D'CENT Biometric Walletlatest release: v2.16.7.bdd9 ( 25th November 2021 ) last analysed 4th December 2021 No source for current release found
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Do your own research!
Try out searching for "lost bitcoins", "stole my money" or "scammers" together with the wallet's name, even if you think the wallet is generally trustworthy. For all the bigger wallets you will find accusations. Make sure you understand why they were made and if you are comfortable with the provider's reaction.
The Analysis ¶
Private keys can be created offline - ✔️
Private keys are created when creating a new wallet.
The process for initialization can be found on the D’CENT user guide:
Step 1. Select Language and Create Wallet
- Power on D’CENT Biometric Wallet
- Select Language
- Select “Create a Wallet”
Step 2. Register PIN and Fingerprint
- Register a new PIN
- Verify your PIN
- Register Fingerprint
- Verify Fingerprint
Step 3. Write down the recovery seeds
- Before you begin - What are recovery seeds
- Write down the recovery seeds
- Recovery seeds verification
Step 4. Completing the Intitial Setup
- Check for the latest Firmware
Private keys are not shared - ✔️
The device can connect via BlueTooth or USB to an Android or iOS app by the same developer.
Device displays receive address for confirmation - ✔️
The device has a 1.1 inch OLED display (128x128 pixels)
Interface - ✔️
The device has a large enough display to show the public address of the wallet as well as the keys. There are also buttons to help the user navigate the options in the device.
Code and Reproducibility
As with the associated mobile app, there are no outward claims that the D’CENT wallet is open source. While they do have several repositories on GitHub and one pertaining to their ‘Biometric Firmware’, these merely include images or bin files that have no build instructions or other information.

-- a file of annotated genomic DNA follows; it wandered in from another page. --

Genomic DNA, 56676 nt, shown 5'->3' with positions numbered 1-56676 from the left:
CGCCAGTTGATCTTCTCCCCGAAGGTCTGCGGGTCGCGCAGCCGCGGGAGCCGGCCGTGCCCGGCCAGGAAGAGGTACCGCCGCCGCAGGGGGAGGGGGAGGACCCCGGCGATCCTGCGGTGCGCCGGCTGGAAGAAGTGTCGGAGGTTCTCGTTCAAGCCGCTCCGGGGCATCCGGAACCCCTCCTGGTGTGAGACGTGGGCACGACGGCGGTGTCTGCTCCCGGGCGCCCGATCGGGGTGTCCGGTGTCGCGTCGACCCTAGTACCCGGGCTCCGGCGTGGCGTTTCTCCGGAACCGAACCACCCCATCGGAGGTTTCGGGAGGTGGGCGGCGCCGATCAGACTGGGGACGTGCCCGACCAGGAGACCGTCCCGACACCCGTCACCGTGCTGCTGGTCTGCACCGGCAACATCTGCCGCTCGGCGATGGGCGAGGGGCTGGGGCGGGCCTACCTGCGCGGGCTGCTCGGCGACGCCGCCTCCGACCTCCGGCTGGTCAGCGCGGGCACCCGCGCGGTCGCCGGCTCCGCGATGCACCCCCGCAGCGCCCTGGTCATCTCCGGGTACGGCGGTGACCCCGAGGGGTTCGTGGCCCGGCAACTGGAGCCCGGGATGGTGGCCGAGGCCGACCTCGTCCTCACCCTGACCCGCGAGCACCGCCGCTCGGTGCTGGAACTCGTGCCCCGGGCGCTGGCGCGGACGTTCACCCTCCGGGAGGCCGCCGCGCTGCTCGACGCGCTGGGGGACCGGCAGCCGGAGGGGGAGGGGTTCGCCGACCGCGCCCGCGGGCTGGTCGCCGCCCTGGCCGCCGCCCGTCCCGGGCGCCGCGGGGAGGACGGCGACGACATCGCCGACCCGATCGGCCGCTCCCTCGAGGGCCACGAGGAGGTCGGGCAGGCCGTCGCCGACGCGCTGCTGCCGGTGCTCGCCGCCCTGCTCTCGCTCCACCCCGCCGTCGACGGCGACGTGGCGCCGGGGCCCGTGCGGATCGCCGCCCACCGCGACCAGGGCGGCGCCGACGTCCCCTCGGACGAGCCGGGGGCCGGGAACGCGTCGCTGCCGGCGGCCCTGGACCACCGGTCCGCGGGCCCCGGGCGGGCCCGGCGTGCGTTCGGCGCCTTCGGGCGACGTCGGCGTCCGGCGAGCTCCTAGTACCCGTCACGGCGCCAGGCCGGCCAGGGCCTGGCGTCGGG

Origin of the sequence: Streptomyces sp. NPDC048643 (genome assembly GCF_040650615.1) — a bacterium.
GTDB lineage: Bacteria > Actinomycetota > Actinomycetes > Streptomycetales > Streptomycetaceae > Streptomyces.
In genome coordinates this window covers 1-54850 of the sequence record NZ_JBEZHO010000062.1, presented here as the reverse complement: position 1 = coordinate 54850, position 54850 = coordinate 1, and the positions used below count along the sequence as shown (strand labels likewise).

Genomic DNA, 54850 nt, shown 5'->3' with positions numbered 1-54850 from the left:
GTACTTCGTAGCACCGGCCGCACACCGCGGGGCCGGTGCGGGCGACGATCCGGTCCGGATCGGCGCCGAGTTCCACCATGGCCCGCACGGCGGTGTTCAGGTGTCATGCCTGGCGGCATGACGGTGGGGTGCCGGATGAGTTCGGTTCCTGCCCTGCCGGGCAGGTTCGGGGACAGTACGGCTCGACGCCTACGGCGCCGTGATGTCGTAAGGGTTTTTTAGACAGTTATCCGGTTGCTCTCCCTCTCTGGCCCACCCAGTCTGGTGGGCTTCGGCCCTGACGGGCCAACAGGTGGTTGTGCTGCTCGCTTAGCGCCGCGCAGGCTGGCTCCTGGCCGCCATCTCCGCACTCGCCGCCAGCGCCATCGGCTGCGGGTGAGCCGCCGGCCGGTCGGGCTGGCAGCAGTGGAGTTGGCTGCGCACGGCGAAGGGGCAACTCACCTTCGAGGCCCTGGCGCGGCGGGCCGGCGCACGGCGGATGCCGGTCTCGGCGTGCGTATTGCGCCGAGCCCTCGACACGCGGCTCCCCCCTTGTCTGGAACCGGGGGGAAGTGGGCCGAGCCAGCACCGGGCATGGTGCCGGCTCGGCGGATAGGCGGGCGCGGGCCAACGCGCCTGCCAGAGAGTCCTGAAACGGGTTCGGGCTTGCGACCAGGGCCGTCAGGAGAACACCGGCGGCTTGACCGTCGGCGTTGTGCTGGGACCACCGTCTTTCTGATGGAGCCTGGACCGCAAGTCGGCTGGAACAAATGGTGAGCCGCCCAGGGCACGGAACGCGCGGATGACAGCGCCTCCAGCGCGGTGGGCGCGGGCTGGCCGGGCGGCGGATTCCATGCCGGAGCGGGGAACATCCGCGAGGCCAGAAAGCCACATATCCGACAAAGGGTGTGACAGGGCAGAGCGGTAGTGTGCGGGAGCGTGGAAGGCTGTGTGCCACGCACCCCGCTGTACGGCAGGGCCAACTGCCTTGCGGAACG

Without public source of the reviewed release available, this product cannot be verified!
As part of our Methodology, we ask:Is the source code publicly available? If not, we tag it No Source!
A wallet that claims to not give the provider the means to steal the users’ funds might actually be lying. In the spirit of “Don’t trust - verify!” you don’t want to take the provider at his word, but trust that people hunting for fame and bug bounties could actually find flaws and back-doors in the wallet so the provider doesn’t dare to put these in.
Back-doors and flaws are frequently found in closed source products but some remain hidden for years. And even in open source security software there might be catastrophic flaws undiscovered for years.
An evil wallet provider would certainly prefer not to publish the code, as hiding it makes audits orders of magnitude harder.
For your security, you thus want the code to be available for review.
If the wallet provider doesn’t share up to date code, our analysis stops there as the wallet could steal your funds at any time, and there is no protection except the provider’s word.
“Up to date” strictly means that any instance of the product being updated without the source code being updated counts as closed source. This puts the burden on the provider to always first release the source code before releasing the product’s update. This paragraph is a clarification to our rules following a little poll.
We are not concerned about the license as long as it allows us to perform our analysis. For a security audit, it is not necessary that the provider allows others to use their code for a competing wallet.
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